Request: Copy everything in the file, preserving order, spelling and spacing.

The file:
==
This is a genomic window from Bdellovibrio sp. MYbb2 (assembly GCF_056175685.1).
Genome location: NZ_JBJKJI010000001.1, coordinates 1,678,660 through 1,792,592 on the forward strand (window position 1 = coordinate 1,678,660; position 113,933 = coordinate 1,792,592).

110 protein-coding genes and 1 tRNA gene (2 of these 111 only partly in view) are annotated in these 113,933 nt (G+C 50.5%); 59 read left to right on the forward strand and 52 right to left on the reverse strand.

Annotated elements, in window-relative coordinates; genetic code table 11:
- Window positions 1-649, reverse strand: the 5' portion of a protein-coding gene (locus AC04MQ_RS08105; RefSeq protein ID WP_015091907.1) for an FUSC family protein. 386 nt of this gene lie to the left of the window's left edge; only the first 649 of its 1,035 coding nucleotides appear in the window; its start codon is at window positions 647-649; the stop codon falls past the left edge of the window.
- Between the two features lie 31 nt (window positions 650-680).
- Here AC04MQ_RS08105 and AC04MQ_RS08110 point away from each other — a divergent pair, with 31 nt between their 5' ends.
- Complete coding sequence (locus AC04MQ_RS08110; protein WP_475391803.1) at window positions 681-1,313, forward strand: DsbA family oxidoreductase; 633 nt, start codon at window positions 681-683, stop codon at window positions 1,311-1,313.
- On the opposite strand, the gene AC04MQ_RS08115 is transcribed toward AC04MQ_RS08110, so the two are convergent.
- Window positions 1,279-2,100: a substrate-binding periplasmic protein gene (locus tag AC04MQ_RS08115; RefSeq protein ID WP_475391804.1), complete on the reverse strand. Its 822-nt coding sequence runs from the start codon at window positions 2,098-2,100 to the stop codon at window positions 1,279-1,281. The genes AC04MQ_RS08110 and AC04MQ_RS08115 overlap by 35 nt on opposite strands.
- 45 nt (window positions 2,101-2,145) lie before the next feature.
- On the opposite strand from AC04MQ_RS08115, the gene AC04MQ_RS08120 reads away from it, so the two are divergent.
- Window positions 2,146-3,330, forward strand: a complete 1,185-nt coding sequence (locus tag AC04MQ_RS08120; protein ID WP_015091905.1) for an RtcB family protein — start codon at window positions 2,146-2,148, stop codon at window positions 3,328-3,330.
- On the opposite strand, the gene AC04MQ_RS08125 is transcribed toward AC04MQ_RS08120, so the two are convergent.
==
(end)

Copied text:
This is a genomic window from Bdellovibrio sp. MYbb2 (assembly GCF_056175685.1).
Genome location: NZ_JBJKJI010000001.1, coordinates 1,678,660 through 1,792,592 on the forward strand (window position 1 = coordinate 1,678,660; position 113,933 = coordinate 1,792,592).

110 protein-coding genes and 1 tRNA gene (2 of these 111 only partly in view) are annotated in these 113,933 nt (G+C 50.5%); 59 read left to right on the forward strand and 52 right to left on the reverse strand.

Annotated elements, in window-relative coordinates; genetic code table 11:
- Window positions 1-649, reverse strand: the 5' portion of a protein-coding gene (locus AC04MQ_RS08105; RefSeq protein ID WP_015091907.1) for an FUSC family protein. 386 nt of this gene lie to the left of the window's left edge; only the first 649 of its 1,035 coding nucleotides appear in the window; its start codon is at window positions 647-649; the stop codon falls past the left edge of the window.
- Between the two features lie 31 nt (window positions 650-680).
- Here AC04MQ_RS08105 and AC04MQ_RS08110 point away from each other — a divergent pair, with 31 nt between their 5' ends.
- Complete coding sequence (locus AC04MQ_RS08110; protein WP_475391803.1) at window positions 681-1,313, forward strand: DsbA family oxidoreductase; 633 nt, start codon at window positions 681-683, stop codon at window positions 1,311-1,313.
- On the opposite strand, the gene AC04MQ_RS08115 is transcribed toward AC04MQ_RS08110, so the two are convergent.
- Window positions 1,279-2,100: a substrate-binding periplasmic protein gene (locus tag AC04MQ_RS08115; RefSeq protein ID WP_475391804.1), complete on the reverse strand. Its 822-nt coding sequence runs from the start codon at window positions 2,098-2,100 to the stop codon at window positions 1,279-1,281. The genes AC04MQ_RS08110 and AC04MQ_RS08115 overlap by 35 nt on opposite strands.
- 45 nt (window positions 2,101-2,145) lie before the next feature.
- On the opposite strand from AC04MQ_RS08115, the gene AC04MQ_RS08120 reads away from it, so the two are divergent.
- Window positions 2,146-3,330, forward strand: a complete 1,185-nt coding sequence (locus tag AC04MQ_RS08120; protein ID WP_015091905.1) for an RtcB family protein — start codon at window positions 2,146-2,148, stop codon at window positions 3,328-3,330.
- On the opposite strand, the gene AC04MQ_RS08125 is transcribed toward AC04MQ_RS08120, so the two are convergent.